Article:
HOLY WARS

In making HOLY WARS, filmmaker Stephen Marshall devoted several years to
following two religious fundamentalists – one Christian and one Muslim
– in an attempt to compare and contrast two views of religion,
tolerance and extremism.

The Christian (Aaron) periodically leaves his family in the American
heartland to travel around the world as a missionary. The Muslim
(Khalid), an Irish convert living in London, lives into Aaron’s image
of a radical who advocates a global jihad. The film attempts to tell
both stories fairly, separately and impartially but
from the beginning scenes of the movie, filmed in Pakistan after an
altercation, we know this will be Khalid’s story.

A smart, provocative, focused and engaging figure, Khalid is
desperate to find a “traditional” home for he, his Pakistani wife, and
their infant son (who he names after Osama Bin Laden). It’s clear from
the onset that it can’t be London; the public paranoia and fear in the
“Post-9/11” world clashes dramatically with Khalid’s unwillingness
to soften his public rhetoric (which is sometimes disarming, proclaimed in
his Irish accent). It is clear that the longer the family stays in England,
the more likely he will be arrested alongside his other outspoken
friends.

About half way into HOLY WARS, or about a year and a half into
documenting his subjects, director Marshall sets up a time and a place
for them to meet for the first time and attempts to create a dialog
between two extremes, for the sake of the film. What could go wrong?

Despite polite and cordial introductions, moments in it is clear Aaron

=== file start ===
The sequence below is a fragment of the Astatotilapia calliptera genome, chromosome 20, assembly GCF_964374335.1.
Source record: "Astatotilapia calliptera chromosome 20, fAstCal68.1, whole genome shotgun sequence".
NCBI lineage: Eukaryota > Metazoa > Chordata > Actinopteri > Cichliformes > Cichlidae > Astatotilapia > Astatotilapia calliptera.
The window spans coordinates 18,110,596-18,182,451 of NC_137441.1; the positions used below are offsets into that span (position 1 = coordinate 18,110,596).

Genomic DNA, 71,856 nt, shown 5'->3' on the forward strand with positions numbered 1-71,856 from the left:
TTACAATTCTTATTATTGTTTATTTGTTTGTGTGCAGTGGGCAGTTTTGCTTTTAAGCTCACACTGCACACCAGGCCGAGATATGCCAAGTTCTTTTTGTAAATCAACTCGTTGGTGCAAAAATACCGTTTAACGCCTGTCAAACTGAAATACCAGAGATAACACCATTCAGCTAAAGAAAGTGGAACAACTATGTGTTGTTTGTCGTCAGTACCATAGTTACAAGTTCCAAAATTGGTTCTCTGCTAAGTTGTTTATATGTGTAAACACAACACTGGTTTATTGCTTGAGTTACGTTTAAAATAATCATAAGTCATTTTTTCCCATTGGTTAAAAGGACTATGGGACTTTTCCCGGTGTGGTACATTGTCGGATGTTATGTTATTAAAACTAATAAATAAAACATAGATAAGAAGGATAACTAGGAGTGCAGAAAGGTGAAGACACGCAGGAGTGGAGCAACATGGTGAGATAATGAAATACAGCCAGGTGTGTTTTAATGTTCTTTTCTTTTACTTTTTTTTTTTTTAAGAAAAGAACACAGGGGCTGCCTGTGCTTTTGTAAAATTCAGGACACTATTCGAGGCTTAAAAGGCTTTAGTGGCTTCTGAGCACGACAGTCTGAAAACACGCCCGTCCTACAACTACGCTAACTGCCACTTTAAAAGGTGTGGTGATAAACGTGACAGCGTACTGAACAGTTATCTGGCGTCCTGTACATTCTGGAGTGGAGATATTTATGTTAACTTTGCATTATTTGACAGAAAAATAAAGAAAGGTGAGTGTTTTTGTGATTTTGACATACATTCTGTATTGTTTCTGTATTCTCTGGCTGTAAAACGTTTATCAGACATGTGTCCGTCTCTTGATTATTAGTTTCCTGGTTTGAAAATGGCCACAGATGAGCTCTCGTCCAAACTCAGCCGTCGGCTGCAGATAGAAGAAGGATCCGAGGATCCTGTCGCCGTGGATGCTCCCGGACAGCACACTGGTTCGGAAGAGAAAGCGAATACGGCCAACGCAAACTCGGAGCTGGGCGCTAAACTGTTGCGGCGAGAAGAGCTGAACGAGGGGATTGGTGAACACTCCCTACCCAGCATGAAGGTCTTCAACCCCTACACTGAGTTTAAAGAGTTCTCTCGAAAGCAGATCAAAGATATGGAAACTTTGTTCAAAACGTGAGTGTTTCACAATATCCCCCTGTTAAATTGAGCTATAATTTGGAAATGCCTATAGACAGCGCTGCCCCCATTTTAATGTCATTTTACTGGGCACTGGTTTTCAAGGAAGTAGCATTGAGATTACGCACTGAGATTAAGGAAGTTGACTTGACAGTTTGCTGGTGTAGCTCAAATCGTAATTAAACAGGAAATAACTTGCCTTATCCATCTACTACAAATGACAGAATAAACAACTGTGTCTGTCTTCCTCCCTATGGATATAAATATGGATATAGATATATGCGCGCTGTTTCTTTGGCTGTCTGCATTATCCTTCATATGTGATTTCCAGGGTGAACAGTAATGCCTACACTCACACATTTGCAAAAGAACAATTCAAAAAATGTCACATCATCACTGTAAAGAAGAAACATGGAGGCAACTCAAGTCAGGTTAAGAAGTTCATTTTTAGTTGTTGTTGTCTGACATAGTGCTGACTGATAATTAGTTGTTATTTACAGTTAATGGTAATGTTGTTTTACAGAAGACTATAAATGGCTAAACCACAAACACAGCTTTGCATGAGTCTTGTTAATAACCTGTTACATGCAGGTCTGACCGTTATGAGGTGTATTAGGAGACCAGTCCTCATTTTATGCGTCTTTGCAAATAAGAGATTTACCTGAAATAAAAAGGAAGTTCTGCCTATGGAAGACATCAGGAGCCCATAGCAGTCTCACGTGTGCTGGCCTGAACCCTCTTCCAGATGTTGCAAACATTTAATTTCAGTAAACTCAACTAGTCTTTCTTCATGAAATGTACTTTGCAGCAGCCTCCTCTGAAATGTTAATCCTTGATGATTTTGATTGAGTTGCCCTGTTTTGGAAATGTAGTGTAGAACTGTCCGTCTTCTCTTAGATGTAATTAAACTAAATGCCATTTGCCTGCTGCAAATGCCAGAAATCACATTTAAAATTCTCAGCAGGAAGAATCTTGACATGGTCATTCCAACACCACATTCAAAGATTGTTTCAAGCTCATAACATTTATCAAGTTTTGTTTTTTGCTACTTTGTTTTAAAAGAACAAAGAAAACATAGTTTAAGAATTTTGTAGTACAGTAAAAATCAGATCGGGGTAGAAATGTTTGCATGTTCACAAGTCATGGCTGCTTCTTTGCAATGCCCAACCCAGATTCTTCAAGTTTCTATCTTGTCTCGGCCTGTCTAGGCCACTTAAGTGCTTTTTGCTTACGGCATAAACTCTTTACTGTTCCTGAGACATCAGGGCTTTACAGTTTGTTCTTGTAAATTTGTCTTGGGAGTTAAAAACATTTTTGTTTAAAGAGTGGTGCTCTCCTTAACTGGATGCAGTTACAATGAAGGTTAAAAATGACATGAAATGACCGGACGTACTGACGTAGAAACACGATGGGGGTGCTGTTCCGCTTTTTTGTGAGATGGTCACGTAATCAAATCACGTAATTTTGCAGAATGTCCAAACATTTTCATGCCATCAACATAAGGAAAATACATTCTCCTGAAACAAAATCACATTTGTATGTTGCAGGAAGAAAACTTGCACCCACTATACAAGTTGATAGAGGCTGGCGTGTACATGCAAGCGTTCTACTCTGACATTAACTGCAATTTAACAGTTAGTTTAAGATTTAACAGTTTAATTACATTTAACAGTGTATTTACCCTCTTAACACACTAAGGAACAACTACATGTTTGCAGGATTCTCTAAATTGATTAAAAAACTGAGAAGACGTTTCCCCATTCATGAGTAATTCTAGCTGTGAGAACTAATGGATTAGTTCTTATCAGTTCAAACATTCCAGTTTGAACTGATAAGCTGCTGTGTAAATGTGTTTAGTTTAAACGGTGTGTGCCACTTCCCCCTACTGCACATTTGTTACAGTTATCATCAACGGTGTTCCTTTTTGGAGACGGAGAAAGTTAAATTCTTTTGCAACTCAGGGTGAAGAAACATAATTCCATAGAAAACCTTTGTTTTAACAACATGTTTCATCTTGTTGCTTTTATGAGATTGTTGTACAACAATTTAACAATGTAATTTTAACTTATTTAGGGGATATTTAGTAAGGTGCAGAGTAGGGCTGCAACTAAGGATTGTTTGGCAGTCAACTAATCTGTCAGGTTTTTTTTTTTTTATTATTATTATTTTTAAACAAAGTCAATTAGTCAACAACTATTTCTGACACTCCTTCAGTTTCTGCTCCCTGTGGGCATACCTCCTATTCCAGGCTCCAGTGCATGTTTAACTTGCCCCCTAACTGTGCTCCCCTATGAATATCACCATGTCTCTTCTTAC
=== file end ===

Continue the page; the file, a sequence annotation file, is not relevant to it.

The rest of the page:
is out of his league as he is confronted by Khalid’s hostility,
anger and perspectives on issues Aaron isn’t prepared for. What he
assumed was going to be a discussion on theology turns into lessons on
morality and the larger responsibility of seeing first hand the anger
“on the other side.” He is clearly shaken by this – never in his
travels as a missionary had he been pointedly attacked about the clash
between his beliefs and the actions of his government in such a
personal way.

It is undeniable the impact these meeting has on both men. What could
have come across as a staged stunt for the movie, becomes the apex in
both of their lives and stories.

Aaron returns home to Missouri to try and process what had happened.
Eventually he finds the words to properly articulate that
profound moment in his life and – to the surprise of his family-
slowly move to a more “moderate” ground.

On the flip side, the experience seems to strengthen Khalid’s
fundamentalism, as he rapidly becomes more and more militant.
Eventually leaving London for good, Marshall follows Khalid to
Pakistan, but even there, at least in the urban centers, he is seen as too
radical. At this point there seems to be only one dreadful option, as
Khalid appears  ready to go into the countryside and join the
Taliban.

I really loved this movie. Stephen Marshall’s intimate style conveys
the tension and the urgency needed when, by the end, he has clearly
traveled with his subject much further than is safe.

HOLY WARS is an entrant in the Sterling US Feature competition and has its world premiere at Silverdocs. It screens Tuesday evening 6/22 and Friday afternoon 6/25.

– C.W. Prather is a member of the SilverDocs 2010 screening committee.

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